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Obama The Pacific Islander Looks To The Ocean Of The 21st Century

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SINGAPORE -- If you look at President Barack Obama from the perspective of this wealthy island city-state, you appreciate his demographic breakthrough.

He's not just the first African-American president. He's the first Pacific Islander president of the U.S. In fact, he's the first islander to lead a global power since Britannia ruled the waves or, more recently, Japan tried to do so.

At the beginning of the 21st century, It seems somehow appropriate and useful that most of the U.S. president’s formative years were spent in Jakarta, on the island of Java in Indonesia, and in Honolulu, on the island of Oahu in Hawaii. We are in a new Era of the Oceans now, and the power of the Pacific is rising.

Obama's biography may have given him a certain Pacific Islander style: publicly unhurried and laid-back, a welcoming curiosity about distant cultures and faiths, a belief in the peaceful virtues of trade (in goods and ideas), a fondness for the sea (and beaches) as sources of relaxation and identity. But more importantly, the former teenage body-surfer of the Pacific is comfortable in the territory where the history of this century is being written.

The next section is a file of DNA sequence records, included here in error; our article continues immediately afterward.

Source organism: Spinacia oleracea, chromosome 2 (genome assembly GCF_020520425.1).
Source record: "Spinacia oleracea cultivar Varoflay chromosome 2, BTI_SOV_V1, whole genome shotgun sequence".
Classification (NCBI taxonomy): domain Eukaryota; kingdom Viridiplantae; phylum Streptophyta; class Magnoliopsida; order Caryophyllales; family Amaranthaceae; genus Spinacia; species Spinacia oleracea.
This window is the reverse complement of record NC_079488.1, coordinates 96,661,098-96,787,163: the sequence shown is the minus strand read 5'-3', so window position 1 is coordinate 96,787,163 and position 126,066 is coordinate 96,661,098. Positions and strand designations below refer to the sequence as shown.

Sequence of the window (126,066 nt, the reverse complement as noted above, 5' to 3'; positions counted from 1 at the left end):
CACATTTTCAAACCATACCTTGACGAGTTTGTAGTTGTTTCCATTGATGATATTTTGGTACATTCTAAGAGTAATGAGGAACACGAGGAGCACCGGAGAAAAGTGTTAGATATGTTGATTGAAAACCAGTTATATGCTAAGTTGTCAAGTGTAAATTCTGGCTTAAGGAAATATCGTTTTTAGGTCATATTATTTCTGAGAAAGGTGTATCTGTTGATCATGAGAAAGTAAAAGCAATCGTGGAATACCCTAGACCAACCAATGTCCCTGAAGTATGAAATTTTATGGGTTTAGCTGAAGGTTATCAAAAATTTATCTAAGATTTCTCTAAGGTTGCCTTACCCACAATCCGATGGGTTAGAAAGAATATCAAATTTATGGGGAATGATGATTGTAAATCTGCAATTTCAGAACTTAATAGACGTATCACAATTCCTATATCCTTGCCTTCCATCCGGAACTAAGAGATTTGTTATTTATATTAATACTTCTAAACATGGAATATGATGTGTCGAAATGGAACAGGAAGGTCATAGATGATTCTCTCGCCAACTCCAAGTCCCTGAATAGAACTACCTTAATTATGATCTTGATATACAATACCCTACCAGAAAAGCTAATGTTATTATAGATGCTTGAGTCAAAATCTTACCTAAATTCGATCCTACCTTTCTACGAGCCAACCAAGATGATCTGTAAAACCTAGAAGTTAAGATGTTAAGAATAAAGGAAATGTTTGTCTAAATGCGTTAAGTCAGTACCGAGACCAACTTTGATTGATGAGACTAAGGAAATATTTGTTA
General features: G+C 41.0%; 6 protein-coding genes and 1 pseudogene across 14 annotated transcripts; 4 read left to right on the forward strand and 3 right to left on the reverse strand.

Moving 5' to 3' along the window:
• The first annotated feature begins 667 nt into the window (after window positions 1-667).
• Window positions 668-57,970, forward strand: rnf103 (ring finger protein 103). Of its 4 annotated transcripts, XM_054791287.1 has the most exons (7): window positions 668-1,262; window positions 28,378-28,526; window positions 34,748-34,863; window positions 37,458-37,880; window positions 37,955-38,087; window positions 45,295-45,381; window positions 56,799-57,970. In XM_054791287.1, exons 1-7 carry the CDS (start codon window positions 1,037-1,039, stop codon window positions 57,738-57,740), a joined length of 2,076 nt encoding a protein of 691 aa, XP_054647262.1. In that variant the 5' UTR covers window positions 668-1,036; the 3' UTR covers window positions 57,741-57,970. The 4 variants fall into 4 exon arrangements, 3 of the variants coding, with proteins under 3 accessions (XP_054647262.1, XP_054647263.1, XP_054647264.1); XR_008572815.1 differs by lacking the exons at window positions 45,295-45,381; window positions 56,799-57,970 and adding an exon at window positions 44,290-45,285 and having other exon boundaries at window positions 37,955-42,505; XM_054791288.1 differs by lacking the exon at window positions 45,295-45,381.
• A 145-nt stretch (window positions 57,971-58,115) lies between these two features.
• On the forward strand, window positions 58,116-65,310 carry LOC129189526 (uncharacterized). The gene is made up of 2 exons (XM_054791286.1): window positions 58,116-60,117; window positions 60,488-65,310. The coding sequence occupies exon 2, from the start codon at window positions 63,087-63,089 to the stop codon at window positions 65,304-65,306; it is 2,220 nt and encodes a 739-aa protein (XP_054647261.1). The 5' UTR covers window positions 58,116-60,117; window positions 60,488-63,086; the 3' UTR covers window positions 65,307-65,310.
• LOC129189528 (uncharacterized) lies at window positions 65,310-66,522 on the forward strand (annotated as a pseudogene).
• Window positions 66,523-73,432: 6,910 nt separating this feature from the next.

The seas are and will remain a key factor in global trade and food production in the decades ahead while taking a larger role in the development of mineral resources and the widening damage of climate change. All of which is especially true here in the Pacific region.

On his high-profile visit to Asia later this month, Obama will underscore how the ocean ties us together, as he tries to rally countries around the Pacific to moderate, if not counter, the rising role of China in the region.

He will visit three archipelago nations: Japan, the Philippines and Malaysia. His fourth destination, South Korea, is sea-oriented, too, when it isn’t worried about rockets from the North.

I saw evidence of the second Era of the Oceans everywhere on a three-week trip to Singapore, Thailand, Cambodia, Vietnam and Hong Kong.

Ever expanding seaborne trade has spawned steel thickets of cargo cranes in ports from Singapore to Hong Kong. One of the fastest growing complexes is in Ho Chi Minh City, a watery metropolis laced with under-developed Mekong Delta landing spots. The breathtakingly massive container port in Hong Kong used to be the biggest in China. While that distinction now belongs to Shanghai, most of the biggest such ports are in Asia.

China’s dependence on container shipping gives it the right to be concerned about protecting sea lanes to and from these ports. The U.S. can hardly complain. After all, it was our own Rear Adm. Alfred Thayer Mahan who promulgated the “doctrine of sea power” in the name of just such (American) commerce in the late 19th century.